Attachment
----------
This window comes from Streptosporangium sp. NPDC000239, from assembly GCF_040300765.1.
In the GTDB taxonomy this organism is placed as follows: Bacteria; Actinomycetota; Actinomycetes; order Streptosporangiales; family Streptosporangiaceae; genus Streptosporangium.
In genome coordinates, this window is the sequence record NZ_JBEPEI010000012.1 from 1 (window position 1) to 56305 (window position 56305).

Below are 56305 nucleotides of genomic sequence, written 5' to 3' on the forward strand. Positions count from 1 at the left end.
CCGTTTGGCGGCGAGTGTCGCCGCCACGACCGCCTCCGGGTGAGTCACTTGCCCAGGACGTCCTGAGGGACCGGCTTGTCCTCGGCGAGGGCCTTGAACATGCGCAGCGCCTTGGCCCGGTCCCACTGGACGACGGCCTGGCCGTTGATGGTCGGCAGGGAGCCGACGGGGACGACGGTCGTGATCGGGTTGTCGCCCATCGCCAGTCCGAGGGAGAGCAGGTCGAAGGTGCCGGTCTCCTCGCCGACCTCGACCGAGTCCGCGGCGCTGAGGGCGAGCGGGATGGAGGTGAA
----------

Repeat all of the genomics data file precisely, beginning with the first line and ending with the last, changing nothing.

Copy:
This window comes from Streptosporangium sp. NPDC000239, from assembly GCF_040300765.1.
In the GTDB taxonomy this organism is placed as follows: Bacteria; Actinomycetota; Actinomycetes; order Streptosporangiales; family Streptosporangiaceae; genus Streptosporangium.
In genome coordinates, this window is the sequence record NZ_JBEPEI010000012.1 from 1 (window position 1) to 56305 (window position 56305).

Below are 56305 nucleotides of genomic sequence, written 5' to 3' on the forward strand. Positions count from 1 at the left end.
CCGTTTGGCGGCGAGTGTCGCCGCCACGACCGCCTCCGGGTGAGTCACTTGCCCAGGACGTCCTGAGGGACCGGCTTGTCCTCGGCGAGGGCCTTGAACATGCGCAGCGCCTTGGCCCGGTCCCACTGGACGACGGCCTGGCCGTTGATGGTCGGCAGGGAGCCGACGGGGACGACGGTCGTGATCGGGTTGTCGCCCATCGCCAGTCCGAGGGAGAGCAGGTCGAAGGTGCCGGTCTCCTCGCCGACCTCGACCGAGTCCGCGGCGCTGAGGGCGAGCGGGATGGAGGTGAA